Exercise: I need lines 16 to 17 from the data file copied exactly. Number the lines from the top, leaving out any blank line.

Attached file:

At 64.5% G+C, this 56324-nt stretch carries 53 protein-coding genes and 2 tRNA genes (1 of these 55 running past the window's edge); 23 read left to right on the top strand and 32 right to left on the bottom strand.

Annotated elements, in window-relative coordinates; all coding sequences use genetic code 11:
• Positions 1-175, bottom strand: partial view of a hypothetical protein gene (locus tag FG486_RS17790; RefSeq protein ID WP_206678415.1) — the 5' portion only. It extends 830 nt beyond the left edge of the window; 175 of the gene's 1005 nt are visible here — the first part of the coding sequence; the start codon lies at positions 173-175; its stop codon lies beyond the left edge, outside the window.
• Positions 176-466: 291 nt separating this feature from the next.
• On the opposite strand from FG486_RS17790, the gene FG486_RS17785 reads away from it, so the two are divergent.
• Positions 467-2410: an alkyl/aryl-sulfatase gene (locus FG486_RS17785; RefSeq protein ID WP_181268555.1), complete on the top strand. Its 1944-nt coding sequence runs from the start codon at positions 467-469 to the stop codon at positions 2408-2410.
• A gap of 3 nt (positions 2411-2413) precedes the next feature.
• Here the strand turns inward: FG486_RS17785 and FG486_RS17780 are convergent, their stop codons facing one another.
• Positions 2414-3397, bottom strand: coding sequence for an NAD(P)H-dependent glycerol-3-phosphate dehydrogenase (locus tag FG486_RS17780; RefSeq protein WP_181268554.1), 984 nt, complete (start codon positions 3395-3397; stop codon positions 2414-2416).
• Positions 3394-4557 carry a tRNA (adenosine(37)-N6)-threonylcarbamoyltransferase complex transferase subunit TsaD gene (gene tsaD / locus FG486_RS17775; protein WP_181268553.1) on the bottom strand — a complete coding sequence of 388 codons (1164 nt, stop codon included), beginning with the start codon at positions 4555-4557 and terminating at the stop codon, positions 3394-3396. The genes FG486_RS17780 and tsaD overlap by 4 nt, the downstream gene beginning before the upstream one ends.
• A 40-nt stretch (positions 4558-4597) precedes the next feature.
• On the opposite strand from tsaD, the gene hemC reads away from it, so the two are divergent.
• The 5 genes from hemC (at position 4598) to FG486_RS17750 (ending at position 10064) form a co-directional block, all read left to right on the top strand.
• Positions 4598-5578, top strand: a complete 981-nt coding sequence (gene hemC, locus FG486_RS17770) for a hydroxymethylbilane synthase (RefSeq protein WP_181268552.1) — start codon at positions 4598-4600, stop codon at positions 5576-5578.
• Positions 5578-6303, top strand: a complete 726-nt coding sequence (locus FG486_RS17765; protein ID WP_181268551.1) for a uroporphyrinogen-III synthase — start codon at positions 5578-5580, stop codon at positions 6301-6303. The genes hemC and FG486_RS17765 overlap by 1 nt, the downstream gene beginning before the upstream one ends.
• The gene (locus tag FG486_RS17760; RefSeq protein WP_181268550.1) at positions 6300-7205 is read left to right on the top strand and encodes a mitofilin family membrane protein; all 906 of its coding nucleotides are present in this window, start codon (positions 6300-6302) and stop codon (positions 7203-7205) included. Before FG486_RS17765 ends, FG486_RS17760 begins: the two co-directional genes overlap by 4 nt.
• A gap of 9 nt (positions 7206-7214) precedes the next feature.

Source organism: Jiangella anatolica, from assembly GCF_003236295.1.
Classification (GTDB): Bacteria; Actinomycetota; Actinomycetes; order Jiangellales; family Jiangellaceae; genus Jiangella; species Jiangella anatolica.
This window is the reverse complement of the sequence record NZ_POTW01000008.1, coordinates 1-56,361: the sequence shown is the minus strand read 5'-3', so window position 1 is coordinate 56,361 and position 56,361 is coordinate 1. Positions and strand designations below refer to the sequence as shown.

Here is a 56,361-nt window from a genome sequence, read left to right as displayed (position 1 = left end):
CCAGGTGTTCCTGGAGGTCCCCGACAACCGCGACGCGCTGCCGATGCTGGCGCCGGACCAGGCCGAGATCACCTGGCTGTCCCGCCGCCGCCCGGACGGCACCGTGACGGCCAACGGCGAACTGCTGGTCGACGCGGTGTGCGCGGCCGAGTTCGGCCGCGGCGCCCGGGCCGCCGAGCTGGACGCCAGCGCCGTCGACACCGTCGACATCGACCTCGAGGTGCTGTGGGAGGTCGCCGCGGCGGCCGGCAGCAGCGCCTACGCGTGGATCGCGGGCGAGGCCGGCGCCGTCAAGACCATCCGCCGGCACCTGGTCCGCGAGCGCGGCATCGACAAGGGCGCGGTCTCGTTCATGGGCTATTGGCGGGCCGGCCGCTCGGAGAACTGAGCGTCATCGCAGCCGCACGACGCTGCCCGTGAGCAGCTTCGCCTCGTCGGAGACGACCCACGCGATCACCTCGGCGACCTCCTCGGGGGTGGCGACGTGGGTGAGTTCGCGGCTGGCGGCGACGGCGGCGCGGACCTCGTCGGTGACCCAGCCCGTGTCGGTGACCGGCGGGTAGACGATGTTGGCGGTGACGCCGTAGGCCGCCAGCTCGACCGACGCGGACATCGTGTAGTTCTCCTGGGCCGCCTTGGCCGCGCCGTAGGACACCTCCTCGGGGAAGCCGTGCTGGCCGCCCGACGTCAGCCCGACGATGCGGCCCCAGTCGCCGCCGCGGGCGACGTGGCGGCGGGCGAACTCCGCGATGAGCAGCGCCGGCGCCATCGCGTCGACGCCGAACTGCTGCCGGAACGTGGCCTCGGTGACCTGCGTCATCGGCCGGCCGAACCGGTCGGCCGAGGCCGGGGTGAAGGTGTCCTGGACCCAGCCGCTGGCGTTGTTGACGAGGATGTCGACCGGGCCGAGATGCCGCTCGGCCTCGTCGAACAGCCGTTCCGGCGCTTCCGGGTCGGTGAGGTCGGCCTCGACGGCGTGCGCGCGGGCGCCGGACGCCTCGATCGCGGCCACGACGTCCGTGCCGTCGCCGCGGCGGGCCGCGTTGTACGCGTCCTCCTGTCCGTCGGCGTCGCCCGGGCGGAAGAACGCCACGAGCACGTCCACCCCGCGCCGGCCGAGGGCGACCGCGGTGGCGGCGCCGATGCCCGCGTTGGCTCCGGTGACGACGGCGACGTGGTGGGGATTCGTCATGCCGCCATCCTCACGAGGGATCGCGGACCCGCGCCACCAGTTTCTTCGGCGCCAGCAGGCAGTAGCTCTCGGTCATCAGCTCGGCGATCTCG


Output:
• The gene (locus tag FG486_RS17760; RefSeq protein WP_181268550.1) at positions 6300-7205 is read left to right on the top strand and encodes a mitofilin family membrane protein; all 906 of its coding nucleotides are present in this window, start codon (positions 6300-6302) and stop codon (positions 7203-7205) included. Before FG486_RS17765 ends, FG486_RS17760 begins: the two co-directional genes overlap by 4 nt.
• A gap of 9 nt (positions 7206-7214) precedes the next feature.